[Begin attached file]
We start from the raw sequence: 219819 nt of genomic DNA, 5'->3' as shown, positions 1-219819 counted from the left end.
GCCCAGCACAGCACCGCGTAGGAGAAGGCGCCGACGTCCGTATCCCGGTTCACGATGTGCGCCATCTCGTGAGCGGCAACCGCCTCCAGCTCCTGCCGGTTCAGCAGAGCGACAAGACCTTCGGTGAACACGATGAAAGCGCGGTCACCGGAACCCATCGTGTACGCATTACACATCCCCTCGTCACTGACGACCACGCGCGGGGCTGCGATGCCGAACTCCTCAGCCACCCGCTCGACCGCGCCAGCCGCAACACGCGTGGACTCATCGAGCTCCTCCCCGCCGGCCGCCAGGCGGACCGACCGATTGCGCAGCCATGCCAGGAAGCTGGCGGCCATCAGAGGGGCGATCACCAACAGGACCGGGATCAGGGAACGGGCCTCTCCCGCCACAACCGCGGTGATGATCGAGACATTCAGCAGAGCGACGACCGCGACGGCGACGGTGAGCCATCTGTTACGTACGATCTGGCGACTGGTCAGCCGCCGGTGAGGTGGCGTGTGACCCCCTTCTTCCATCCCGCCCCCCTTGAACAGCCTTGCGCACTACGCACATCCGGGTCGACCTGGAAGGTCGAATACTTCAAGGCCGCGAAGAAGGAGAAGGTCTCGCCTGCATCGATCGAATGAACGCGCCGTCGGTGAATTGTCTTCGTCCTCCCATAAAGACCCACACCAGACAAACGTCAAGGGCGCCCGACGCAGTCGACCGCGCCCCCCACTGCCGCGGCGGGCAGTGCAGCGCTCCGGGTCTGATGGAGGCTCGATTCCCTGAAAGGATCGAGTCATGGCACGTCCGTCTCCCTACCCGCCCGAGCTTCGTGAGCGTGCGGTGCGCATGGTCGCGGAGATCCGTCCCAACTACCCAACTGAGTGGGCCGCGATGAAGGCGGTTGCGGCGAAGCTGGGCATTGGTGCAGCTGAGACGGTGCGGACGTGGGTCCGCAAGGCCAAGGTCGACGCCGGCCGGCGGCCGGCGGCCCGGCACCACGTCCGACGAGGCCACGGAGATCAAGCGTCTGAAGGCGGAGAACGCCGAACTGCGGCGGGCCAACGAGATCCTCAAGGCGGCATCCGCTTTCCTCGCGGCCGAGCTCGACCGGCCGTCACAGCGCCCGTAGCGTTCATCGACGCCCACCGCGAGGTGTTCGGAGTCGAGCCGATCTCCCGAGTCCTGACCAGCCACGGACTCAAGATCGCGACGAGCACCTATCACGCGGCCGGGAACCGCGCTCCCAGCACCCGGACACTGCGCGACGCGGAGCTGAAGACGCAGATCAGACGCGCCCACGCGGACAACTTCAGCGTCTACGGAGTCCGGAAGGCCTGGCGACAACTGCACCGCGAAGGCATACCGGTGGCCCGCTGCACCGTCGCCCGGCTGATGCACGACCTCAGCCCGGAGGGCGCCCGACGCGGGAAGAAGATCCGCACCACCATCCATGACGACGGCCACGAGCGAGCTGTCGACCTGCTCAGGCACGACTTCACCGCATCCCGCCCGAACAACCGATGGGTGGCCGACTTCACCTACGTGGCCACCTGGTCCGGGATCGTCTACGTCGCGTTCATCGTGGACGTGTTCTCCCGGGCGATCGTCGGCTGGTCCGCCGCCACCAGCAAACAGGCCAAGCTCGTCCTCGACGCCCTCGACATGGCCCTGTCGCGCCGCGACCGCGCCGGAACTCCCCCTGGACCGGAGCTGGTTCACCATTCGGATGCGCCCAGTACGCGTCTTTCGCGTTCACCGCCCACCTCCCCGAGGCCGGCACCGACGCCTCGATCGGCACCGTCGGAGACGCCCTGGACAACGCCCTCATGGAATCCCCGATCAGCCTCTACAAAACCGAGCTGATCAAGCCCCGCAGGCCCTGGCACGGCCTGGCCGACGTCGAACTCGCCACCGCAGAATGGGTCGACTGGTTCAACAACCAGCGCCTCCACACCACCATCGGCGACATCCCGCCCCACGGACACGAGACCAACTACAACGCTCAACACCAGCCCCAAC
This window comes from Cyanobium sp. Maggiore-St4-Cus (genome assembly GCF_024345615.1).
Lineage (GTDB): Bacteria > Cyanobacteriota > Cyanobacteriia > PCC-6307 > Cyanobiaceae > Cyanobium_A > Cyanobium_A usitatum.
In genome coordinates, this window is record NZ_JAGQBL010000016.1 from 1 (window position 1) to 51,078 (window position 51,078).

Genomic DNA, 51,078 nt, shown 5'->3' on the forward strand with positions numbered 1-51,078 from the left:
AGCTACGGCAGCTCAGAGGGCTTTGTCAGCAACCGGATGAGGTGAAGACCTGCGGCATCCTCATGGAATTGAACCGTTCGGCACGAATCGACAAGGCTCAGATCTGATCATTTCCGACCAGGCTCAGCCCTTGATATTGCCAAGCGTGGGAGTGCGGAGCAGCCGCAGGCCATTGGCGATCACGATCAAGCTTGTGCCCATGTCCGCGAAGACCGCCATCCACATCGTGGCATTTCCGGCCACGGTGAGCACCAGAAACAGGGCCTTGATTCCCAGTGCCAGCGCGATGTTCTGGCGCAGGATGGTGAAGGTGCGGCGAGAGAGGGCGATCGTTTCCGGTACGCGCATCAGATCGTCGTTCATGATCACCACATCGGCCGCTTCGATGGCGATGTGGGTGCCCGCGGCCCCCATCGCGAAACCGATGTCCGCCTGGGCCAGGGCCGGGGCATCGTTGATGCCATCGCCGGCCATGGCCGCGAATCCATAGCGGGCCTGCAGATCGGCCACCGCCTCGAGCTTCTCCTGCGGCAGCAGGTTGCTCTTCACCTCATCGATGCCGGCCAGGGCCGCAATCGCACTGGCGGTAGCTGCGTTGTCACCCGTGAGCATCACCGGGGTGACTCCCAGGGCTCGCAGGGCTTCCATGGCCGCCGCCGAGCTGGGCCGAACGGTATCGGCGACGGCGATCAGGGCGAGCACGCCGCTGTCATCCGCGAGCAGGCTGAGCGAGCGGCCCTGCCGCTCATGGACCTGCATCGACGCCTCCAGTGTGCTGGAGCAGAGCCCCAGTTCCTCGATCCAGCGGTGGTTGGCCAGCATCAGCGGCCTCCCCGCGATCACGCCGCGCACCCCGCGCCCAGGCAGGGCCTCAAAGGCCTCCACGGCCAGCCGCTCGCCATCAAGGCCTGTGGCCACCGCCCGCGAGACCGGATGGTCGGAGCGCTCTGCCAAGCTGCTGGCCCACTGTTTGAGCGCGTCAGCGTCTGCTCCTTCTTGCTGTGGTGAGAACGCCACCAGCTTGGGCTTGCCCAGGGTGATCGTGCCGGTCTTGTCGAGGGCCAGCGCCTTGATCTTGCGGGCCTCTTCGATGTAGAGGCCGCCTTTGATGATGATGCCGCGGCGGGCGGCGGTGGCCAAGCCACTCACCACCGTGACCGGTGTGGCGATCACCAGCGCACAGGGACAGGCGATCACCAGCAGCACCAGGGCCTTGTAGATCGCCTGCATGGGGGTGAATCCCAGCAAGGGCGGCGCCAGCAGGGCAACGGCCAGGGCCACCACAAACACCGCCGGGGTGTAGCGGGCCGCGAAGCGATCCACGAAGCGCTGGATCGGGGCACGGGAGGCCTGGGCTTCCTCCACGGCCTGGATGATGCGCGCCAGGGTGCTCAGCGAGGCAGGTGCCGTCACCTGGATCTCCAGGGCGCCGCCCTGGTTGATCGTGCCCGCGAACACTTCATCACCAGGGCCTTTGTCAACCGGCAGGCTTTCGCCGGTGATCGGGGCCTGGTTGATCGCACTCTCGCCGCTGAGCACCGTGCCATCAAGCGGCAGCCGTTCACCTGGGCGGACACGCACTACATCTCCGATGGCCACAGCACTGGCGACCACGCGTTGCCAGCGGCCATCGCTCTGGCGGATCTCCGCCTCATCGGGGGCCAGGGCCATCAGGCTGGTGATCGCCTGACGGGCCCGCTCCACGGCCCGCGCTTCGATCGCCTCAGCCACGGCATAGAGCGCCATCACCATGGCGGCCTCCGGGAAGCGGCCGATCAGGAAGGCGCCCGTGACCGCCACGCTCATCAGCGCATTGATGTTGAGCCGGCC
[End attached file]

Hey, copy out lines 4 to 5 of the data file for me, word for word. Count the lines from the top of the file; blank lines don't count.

Lineage (GTDB): Bacteria > Cyanobacteriota > Cyanobacteriia > PCC-6307 > Cyanobiaceae > Cyanobium_A > Cyanobium_A usitatum.
In genome coordinates, this window is record NZ_JAGQBL010000016.1 from 1 (window position 1) to 51,078 (window position 51,078).